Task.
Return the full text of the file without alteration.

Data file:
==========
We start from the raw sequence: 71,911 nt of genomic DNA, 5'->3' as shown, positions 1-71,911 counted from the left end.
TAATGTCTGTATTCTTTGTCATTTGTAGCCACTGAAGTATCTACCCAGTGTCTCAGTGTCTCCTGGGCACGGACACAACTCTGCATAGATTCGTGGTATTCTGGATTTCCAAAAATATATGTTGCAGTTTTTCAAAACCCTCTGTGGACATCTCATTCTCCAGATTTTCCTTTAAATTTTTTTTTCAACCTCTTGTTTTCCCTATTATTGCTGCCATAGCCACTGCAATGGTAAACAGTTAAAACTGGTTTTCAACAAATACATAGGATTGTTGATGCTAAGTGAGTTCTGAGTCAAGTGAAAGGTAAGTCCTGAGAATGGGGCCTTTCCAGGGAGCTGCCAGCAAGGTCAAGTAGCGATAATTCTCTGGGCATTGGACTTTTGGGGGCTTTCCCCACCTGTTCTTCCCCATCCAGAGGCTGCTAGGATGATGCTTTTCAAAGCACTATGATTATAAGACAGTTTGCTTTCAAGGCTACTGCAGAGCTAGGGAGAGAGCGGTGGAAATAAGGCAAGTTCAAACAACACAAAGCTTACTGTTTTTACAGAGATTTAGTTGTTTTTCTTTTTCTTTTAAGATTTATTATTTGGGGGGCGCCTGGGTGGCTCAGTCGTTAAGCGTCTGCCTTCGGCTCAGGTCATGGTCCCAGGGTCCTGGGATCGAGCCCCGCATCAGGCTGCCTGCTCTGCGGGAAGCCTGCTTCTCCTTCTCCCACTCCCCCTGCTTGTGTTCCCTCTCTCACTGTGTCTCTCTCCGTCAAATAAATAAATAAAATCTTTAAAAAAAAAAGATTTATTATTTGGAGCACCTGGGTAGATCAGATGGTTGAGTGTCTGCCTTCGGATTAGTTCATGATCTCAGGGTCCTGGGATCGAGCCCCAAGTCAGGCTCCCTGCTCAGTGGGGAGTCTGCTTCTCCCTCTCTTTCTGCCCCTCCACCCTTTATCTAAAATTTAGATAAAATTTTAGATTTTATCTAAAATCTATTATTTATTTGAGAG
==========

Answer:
We start from the raw sequence: 71,911 nt of genomic DNA, 5'->3' as shown, positions 1-71,911 counted from the left end.
TAATGTCTGTATTCTTTGTCATTTGTAGCCACTGAAGTATCTACCCAGTGTCTCAGTGTCTCCTGGGCACGGACACAACTCTGCATAGATTCGTGGTATTCTGGATTTCCAAAAATATATGTTGCAGTTTTTCAAAACCCTCTGTGGACATCTCATTCTCCAGATTTTCCTTTAAATTTTTTTTTCAACCTCTTGTTTTCCCTATTATTGCTGCCATAGCCACTGCAATGGTAAACAGTTAAAACTGGTTTTCAACAAATACATAGGATTGTTGATGCTAAGTGAGTTCTGAGTCAAGTGAAAGGTAAGTCCTGAGAATGGGGCCTTTCCAGGGAGCTGCCAGCAAGGTCAAGTAGCGATAATTCTCTGGGCATTGGACTTTTGGGGGCTTTCCCCACCTGTTCTTCCCCATCCAGAGGCTGCTAGGATGATGCTTTTCAAAGCACTATGATTATAAGACAGTTTGCTTTCAAGGCTACTGCAGAGCTAGGGAGAGAGCGGTGGAAATAAGGCAAGTTCAAACAACACAAAGCTTACTGTTTTTACAGAGATTTAGTTGTTTTTCTTTTTCTTTTAAGATTTATTATTTGGGGGGCGCCTGGGTGGCTCAGTCGTTAAGCGTCTGCCTTCGGCTCAGGTCATGGTCCCAGGGTCCTGGGATCGAGCCCCGCATCAGGCTGCCTGCTCTGCGGGAAGCCTGCTTCTCCTTCTCCCACTCCCCCTGCTTGTGTTCCCTCTCTCACTGTGTCTCTCTCCGTCAAATAAATAAATAAAATCTTTAAAAAAAAAAGATTTATTATTTGGAGCACCTGGGTAGATCAGATGGTTGAGTGTCTGCCTTCGGATTAGTTCATGATCTCAGGGTCCTGGGATCGAGCCCCAAGTCAGGCTCCCTGCTCAGTGGGGAGTCTGCTTCTCCCTCTCTTTCTGCCCCTCCACCCTTTATCTAAAATTTAGATAAAATTTTAGATTTTATCTAAAATCTATTATTTATTTGAGAG